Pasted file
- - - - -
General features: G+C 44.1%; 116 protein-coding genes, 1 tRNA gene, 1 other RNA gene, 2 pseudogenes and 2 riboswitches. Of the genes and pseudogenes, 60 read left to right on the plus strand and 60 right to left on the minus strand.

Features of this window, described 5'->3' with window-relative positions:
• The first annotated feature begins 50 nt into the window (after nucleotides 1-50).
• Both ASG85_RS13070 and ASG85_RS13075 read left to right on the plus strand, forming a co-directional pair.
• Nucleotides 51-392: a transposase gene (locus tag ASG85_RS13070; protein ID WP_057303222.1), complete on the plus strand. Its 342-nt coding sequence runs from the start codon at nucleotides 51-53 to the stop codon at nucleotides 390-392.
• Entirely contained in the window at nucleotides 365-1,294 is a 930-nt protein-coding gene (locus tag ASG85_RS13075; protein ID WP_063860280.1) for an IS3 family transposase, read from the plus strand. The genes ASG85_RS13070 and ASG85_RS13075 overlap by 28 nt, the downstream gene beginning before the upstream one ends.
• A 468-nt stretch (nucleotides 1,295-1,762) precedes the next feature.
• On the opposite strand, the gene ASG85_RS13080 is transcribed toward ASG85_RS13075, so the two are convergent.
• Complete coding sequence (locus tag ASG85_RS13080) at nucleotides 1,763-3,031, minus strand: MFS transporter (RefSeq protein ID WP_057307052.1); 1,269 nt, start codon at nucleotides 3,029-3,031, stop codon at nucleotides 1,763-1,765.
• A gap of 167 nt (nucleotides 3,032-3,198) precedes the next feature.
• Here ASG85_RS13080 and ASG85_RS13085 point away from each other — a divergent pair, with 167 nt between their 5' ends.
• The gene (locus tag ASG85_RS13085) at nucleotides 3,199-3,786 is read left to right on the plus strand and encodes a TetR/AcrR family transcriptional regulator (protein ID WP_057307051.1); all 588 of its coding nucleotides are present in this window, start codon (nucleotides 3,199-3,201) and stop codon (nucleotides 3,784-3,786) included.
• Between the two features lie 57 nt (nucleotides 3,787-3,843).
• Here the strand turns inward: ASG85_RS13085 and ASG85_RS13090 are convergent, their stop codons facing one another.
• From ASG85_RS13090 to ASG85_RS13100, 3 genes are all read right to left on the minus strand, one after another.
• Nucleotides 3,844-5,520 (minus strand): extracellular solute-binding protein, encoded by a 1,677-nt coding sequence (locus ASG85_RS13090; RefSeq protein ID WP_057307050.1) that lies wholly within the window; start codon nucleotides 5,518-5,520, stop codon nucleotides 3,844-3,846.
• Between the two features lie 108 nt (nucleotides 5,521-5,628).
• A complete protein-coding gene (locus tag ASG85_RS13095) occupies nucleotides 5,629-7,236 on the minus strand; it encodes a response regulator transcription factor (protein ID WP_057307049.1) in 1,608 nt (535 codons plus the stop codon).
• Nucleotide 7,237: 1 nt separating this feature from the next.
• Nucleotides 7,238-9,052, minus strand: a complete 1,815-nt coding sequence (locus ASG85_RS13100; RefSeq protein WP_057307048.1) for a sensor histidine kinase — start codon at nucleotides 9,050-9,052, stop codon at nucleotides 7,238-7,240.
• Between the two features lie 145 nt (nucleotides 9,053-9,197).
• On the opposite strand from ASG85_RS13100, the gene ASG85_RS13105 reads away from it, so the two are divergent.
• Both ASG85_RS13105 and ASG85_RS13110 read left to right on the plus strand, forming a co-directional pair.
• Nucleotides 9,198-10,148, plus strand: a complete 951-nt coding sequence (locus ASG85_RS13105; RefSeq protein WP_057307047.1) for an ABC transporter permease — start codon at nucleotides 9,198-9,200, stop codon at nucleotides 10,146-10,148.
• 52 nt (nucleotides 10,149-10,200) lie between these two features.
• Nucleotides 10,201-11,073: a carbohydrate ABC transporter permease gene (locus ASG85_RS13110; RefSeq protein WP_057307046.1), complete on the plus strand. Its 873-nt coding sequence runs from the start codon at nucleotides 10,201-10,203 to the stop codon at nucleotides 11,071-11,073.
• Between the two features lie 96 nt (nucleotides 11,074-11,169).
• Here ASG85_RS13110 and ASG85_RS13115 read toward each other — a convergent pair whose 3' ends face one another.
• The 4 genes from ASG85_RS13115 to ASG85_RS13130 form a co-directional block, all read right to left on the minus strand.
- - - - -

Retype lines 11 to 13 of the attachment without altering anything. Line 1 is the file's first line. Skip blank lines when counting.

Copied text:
• Here ASG85_RS13080 and ASG85_RS13085 point away from each other — a divergent pair, with 167 nt between their 5' ends.
• The gene (locus tag ASG85_RS13085) at nucleotides 3,199-3,786 is read left to right on the plus strand and encodes a TetR/AcrR family transcriptional regulator (protein ID WP_057307051.1); all 588 of its coding nucleotides are present in this window, start codon (nucleotides 3,199-3,201) and stop codon (nucleotides 3,784-3,786) included.
• Between the two features lie 57 nt (nucleotides 3,787-3,843).